The Kiwis tripped the Proteas by five wickets, and astonishingly de Villiers bagged his fourth duck of the tournament. The pendulum was swinging wildly.

South Africa fought back, trouncing England by nine wickets in the last super-eight encounter. Chasing a target of 155, de Villiers was off to a blazing start hitting Sajid Mahmood for 2 fours in each of his first two overs. Smith joined in the boundary hitting mode and the fifty was up in 5.4 overs. The duo continued to find the pickets until de Villiers edged one to the wicketkeeper. His 42 comprised 8 boundaries spanning 35 deliveries. The opening stand had realized 85 runs in 9.5 overs overs. Smith (89 not out, 58 balls, 13 fours) and Kallis brought up victory in 19.2 overs.    

The Aussies were unstoppable in the semi-final, skittling the Proteas for 149 in less than 44 overs, Andrew Hall drawing first blood with a brilliant haul of five for 18 in his 10 overs. De Villiers was third out for 15, none of their batsmen got to fifty, and they were defeated by seven wickets.

It was a strange kind of World Cup for de Villiers, being dismissed for four ducks and two 15s in 10 innings, still averaging 37.20 without a not out, and with the help of a century, a near-century, a half-century, and a near half-century. Indeed de Villiers and South Africa experienced a whole range of emotions in this tournament. The elegant strokemaker, though, entertained all the while, well illustrated by his strike-rate of 100.81 runs per hundred balls.       

With Hashim Amla now in the side, de Villiers was batting down the order in the 2011 World Cup, and donning the big gauntlets when required, a mark of his talent and versatility. West Indies totalled 222 and then dismissed Amla and Kallis early. De Villiers joined Smith at 20 for two after 5 overs, and was soon into his stride, stroking speedster Kemar Roach for three exquisite boundaries in an over. The half-century of the stand came up in 9.1 overs. True to type, de Villiers skipped down the wicket to Chris Gayle and sent the ball sailing over long-on for a six, raising his fifty at a-run-a-ball. The century stand arrived in 19.4 overs, and soon after de Villiers tonked the slow left-armer Suleiman Benn for a four and a six on the off-side off successive deliveries. Smith was bowled in the next over, the partnership worth 119 in 23.3 overs. There was still some work to do as Jean-Paul Duminy joined in, and apart from an early boundary each in their partnership, they concentrated on picking up the ones and twos. A bit of rain halted play for a few minutes, and immediately after de Villiers raised his century off 97 deliveries, the quickest by a South African in the World Cup, and a successive one against the West Indies in the premier event. They brought up victory in 42.5 overs, de Villiers unbeaten on 107, having faced 105 balls and stroked 8 fours and 2 sixes. The partnership was worth 84 off 14.2 overs. Leg-spinner Imran Tahir with his bag of four for 41 on debut, was a contender for the man-of-the-match award, but de Villiers eventually got the nod. The campaign had begun on the right note.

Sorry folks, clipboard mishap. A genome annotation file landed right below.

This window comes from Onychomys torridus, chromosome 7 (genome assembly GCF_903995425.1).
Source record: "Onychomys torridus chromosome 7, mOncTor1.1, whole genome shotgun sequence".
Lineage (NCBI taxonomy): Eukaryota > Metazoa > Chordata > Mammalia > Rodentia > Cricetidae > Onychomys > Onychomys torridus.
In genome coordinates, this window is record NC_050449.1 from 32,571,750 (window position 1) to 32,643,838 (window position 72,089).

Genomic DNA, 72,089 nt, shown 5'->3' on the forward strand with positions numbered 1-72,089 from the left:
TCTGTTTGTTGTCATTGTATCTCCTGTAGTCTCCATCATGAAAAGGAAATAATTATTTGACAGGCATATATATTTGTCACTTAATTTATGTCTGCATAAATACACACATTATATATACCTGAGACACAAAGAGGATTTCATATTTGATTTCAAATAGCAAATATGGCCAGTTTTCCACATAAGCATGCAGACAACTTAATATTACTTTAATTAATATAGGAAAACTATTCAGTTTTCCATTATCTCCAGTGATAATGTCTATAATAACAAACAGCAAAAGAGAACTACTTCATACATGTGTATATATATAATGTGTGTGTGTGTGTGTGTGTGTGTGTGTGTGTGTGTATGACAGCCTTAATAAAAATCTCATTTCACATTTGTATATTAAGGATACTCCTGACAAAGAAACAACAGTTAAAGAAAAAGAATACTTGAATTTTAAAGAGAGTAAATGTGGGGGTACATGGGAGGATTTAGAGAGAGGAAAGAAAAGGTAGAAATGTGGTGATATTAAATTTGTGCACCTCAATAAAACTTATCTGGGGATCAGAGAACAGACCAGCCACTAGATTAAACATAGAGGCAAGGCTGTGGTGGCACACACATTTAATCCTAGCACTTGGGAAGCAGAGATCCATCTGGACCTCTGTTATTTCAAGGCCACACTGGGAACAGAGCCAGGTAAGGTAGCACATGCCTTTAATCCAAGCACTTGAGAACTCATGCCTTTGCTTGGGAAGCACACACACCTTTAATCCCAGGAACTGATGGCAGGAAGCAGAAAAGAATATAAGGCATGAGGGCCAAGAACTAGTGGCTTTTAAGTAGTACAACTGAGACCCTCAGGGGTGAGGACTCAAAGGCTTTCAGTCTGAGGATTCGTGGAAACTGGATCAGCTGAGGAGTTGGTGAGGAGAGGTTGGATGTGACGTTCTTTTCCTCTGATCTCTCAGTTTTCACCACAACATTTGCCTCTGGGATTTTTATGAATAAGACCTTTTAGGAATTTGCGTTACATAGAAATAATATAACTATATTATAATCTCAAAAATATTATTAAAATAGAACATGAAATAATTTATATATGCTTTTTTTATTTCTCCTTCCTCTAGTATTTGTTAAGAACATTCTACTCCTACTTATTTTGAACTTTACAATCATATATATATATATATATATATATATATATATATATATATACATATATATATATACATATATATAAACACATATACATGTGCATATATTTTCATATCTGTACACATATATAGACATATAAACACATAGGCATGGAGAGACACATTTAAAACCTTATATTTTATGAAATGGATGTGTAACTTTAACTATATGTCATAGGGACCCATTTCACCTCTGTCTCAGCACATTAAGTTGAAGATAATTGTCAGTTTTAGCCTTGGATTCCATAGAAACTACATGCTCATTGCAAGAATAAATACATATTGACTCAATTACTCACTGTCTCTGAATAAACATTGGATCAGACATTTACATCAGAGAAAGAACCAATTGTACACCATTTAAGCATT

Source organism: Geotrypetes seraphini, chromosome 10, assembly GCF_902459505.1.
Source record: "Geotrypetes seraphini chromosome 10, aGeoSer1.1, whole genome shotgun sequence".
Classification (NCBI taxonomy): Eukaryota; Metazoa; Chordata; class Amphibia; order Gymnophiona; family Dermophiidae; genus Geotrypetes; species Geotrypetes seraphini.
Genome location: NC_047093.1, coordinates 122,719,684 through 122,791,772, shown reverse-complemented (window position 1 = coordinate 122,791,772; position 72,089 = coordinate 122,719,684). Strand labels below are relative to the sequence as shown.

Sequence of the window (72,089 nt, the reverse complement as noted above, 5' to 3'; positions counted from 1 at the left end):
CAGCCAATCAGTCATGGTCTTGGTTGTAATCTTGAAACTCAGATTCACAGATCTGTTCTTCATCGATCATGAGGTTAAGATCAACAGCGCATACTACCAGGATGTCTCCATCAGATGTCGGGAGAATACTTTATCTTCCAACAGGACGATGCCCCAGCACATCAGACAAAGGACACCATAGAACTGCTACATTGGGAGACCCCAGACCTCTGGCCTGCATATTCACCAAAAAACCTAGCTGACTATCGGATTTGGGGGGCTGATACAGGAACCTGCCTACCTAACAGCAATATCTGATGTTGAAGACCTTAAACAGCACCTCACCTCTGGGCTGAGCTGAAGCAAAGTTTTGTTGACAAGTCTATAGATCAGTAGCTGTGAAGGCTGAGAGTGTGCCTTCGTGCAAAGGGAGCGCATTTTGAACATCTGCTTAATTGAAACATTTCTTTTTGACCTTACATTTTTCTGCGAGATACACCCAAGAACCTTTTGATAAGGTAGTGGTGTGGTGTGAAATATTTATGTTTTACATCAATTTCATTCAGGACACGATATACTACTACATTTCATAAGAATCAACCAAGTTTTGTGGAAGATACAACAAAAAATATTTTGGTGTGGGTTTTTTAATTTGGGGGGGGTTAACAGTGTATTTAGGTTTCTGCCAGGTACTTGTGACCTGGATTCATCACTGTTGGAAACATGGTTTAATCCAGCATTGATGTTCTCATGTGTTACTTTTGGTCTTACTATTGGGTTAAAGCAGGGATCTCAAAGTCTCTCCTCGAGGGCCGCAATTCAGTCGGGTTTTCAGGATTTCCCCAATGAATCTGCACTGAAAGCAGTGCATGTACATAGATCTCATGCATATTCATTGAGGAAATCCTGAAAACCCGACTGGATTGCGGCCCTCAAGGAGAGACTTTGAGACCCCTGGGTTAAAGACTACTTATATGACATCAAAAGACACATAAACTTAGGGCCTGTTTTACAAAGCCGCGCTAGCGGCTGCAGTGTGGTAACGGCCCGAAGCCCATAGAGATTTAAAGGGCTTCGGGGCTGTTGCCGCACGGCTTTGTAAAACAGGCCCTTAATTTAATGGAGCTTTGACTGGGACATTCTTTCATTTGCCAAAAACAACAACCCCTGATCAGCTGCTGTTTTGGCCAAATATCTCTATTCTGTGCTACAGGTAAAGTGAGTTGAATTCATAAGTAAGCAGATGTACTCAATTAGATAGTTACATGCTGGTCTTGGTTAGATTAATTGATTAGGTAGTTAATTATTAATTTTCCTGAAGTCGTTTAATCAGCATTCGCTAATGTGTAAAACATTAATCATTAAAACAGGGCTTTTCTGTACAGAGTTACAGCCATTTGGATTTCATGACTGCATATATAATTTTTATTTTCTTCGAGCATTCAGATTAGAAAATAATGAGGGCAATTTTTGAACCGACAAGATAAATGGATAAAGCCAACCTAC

Morne van Wyk was given the responsibility behind the sticks in the workout versus the Dutch, leaving de Villiers free to concentrate on his run-getting. And he did get the runs in glorious fashion after Smith and Kallis had departed just after the fifty had been posted. Amla was now de Villiers’ associate in a huge partnership. After a bit of a look-in, de Villiers beautifully on-drove Ryan ten Doeschate to the boundary, and off the next delivery cut him powerfully above point for another four. He brought up his fifty off 47 balls, as the paired cruised. The hundred of the stand came up in 16.1 overs. Amla sailed to his ton in 121 deliveries. They raised the termpo with the commissioning of the batting Powerplay in the 42nd over, de Villiers crashing Pieter Seelaar for a six and four off successive deliveries, and Amla striking another boundary a ball later. A Mudassar Bukhari yorker was despatched to the point boundary by de Villiers, who reached his hundred with a single off the last ball of the over. This was now the fastest hundred by a South African in the World Cup, off 88 balls. In the next over he launched Bernard Loots for on-side sixes off the first three deliveries to log up the double-century partnership in 28 overs. Amla helped himself to a four off the fifth ball. It was ten Doeschate’s turn in the following over and de Villiers now struck three consecutive off-side boundaries straighaway. Two balls later ten Doeschate had Amla caught at point for 113, scored off 130 deliveries containing 8 fours. The stand was worth 221 in 29.2 overs. A cricketing cliché showed up once again as de Villiers was run out in the next over. Both partners were dismissed in quick succession after a long partnership. His superb 134 spanned just 98 deliveries and was embellished with 13 glorious hits to the boundary and 4 sailing high above it. The later batsmen too enjoyed themselves and South Africa ended up with 351 for five. Holland were bowled out for 120. It was a successive hundred as well as man-of-the-match prize for de Villiers in the first two matches of this tournament.